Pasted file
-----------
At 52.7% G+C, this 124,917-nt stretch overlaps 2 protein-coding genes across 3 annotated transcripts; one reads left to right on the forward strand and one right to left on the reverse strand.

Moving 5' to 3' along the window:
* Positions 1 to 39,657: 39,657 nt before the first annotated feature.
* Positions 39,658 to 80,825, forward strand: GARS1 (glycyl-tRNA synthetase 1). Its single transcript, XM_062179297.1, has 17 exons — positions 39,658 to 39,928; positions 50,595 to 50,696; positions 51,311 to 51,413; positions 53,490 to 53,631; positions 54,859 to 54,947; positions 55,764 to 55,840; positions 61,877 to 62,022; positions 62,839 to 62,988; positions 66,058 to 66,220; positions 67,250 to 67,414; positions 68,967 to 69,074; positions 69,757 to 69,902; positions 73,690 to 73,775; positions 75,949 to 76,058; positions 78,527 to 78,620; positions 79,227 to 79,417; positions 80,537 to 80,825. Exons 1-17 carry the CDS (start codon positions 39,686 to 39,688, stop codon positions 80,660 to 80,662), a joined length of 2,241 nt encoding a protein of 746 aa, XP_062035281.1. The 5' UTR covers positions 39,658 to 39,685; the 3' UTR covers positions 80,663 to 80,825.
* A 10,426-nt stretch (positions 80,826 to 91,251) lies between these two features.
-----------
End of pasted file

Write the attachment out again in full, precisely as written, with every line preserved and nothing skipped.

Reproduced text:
At 52.7% G+C, this 124,917-nt stretch overlaps 2 protein-coding genes across 3 annotated transcripts; one reads left to right on the forward strand and one right to left on the reverse strand.

Moving 5' to 3' along the window:
* Positions 1 to 39,657: 39,657 nt before the first annotated feature.
* Positions 39,658 to 80,825, forward strand: GARS1 (glycyl-tRNA synthetase 1). Its single transcript, XM_062179297.1, has 17 exons — positions 39,658 to 39,928; positions 50,595 to 50,696; positions 51,311 to 51,413; positions 53,490 to 53,631; positions 54,859 to 54,947; positions 55,764 to 55,840; positions 61,877 to 62,022; positions 62,839 to 62,988; positions 66,058 to 66,220; positions 67,250 to 67,414; positions 68,967 to 69,074; positions 69,757 to 69,902; positions 73,690 to 73,775; positions 75,949 to 76,058; positions 78,527 to 78,620; positions 79,227 to 79,417; positions 80,537 to 80,825. Exons 1-17 carry the CDS (start codon positions 39,686 to 39,688, stop codon positions 80,660 to 80,662), a joined length of 2,241 nt encoding a protein of 746 aa, XP_062035281.1. The 5' UTR covers positions 39,658 to 39,685; the 3' UTR covers positions 80,663 to 80,825.
* A 10,426-nt stretch (positions 80,826 to 91,251) lies between these two features.